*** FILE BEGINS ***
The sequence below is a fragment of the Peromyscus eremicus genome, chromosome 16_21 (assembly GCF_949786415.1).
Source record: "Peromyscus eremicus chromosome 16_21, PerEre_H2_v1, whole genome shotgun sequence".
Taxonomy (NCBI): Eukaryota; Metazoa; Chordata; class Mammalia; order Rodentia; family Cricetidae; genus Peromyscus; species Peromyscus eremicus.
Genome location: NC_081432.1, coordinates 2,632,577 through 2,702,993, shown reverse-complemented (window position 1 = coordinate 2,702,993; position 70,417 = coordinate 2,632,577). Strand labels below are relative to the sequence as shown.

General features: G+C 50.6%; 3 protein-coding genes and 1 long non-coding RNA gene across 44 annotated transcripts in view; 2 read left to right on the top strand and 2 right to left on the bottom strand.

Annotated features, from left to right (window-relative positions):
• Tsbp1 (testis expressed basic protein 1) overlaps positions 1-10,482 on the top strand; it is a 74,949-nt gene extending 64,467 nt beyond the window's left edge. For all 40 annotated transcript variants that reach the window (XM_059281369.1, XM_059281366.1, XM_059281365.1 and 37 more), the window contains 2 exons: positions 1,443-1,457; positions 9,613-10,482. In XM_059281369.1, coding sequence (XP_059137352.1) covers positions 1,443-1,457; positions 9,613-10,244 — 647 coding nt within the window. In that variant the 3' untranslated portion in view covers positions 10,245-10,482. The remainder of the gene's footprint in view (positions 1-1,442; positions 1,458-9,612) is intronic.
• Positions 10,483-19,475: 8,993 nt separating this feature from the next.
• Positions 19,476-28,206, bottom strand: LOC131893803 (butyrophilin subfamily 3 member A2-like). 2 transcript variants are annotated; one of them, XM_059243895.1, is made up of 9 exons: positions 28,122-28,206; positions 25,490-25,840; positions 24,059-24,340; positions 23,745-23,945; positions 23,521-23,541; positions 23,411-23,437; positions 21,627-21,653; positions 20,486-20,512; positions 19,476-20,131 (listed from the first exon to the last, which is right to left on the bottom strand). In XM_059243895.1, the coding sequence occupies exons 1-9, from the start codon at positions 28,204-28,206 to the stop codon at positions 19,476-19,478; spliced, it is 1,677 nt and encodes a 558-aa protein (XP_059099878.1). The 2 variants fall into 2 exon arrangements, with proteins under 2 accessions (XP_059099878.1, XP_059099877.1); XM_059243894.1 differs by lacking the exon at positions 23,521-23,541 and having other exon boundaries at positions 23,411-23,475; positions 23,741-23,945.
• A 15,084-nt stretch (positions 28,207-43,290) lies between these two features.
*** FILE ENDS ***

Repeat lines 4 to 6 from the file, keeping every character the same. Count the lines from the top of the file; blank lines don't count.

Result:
Genome location: NC_081432.1, coordinates 2,632,577 through 2,702,993, shown reverse-complemented (window position 1 = coordinate 2,702,993; position 70,417 = coordinate 2,632,577). Strand labels below are relative to the sequence as shown.

General features: G+C 50.6%; 3 protein-coding genes and 1 long non-coding RNA gene across 44 annotated transcripts in view; 2 read left to right on the top strand and 2 right to left on the bottom strand.

Annotated features, from left to right (window-relative positions):